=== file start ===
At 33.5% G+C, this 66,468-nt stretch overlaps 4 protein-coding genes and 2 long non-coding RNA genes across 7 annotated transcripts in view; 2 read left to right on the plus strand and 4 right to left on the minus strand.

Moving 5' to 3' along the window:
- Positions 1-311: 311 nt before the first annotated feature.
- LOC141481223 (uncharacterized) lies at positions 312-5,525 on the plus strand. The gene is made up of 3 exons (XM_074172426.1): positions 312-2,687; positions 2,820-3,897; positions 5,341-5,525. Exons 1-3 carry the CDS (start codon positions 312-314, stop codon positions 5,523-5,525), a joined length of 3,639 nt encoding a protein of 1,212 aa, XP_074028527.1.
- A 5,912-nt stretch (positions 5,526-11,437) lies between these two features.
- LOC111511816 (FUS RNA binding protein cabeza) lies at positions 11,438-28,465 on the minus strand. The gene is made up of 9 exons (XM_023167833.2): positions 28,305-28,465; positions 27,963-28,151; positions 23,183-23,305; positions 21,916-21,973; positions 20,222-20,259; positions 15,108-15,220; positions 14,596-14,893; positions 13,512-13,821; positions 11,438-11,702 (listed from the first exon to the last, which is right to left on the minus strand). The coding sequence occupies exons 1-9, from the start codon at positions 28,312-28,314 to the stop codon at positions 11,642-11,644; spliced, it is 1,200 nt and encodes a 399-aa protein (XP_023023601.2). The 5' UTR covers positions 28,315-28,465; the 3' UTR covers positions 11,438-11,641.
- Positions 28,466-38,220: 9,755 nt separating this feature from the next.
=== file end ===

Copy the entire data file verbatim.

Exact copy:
At 33.5% G+C, this 66,468-nt stretch overlaps 4 protein-coding genes and 2 long non-coding RNA genes across 7 annotated transcripts in view; 2 read left to right on the plus strand and 4 right to left on the minus strand.

Moving 5' to 3' along the window:
- Positions 1-311: 311 nt before the first annotated feature.
- LOC141481223 (uncharacterized) lies at positions 312-5,525 on the plus strand. The gene is made up of 3 exons (XM_074172426.1): positions 312-2,687; positions 2,820-3,897; positions 5,341-5,525. Exons 1-3 carry the CDS (start codon positions 312-314, stop codon positions 5,523-5,525), a joined length of 3,639 nt encoding a protein of 1,212 aa, XP_074028527.1.
- A 5,912-nt stretch (positions 5,526-11,437) lies between these two features.
- LOC111511816 (FUS RNA binding protein cabeza) lies at positions 11,438-28,465 on the minus strand. The gene is made up of 9 exons (XM_023167833.2): positions 28,305-28,465; positions 27,963-28,151; positions 23,183-23,305; positions 21,916-21,973; positions 20,222-20,259; positions 15,108-15,220; positions 14,596-14,893; positions 13,512-13,821; positions 11,438-11,702 (listed from the first exon to the last, which is right to left on the minus strand). The coding sequence occupies exons 1-9, from the start codon at positions 28,312-28,314 to the stop codon at positions 11,642-11,644; spliced, it is 1,200 nt and encodes a 399-aa protein (XP_023023601.2). The 5' UTR covers positions 28,315-28,465; the 3' UTR covers positions 11,438-11,641.
- Positions 28,466-38,220: 9,755 nt separating this feature from the next.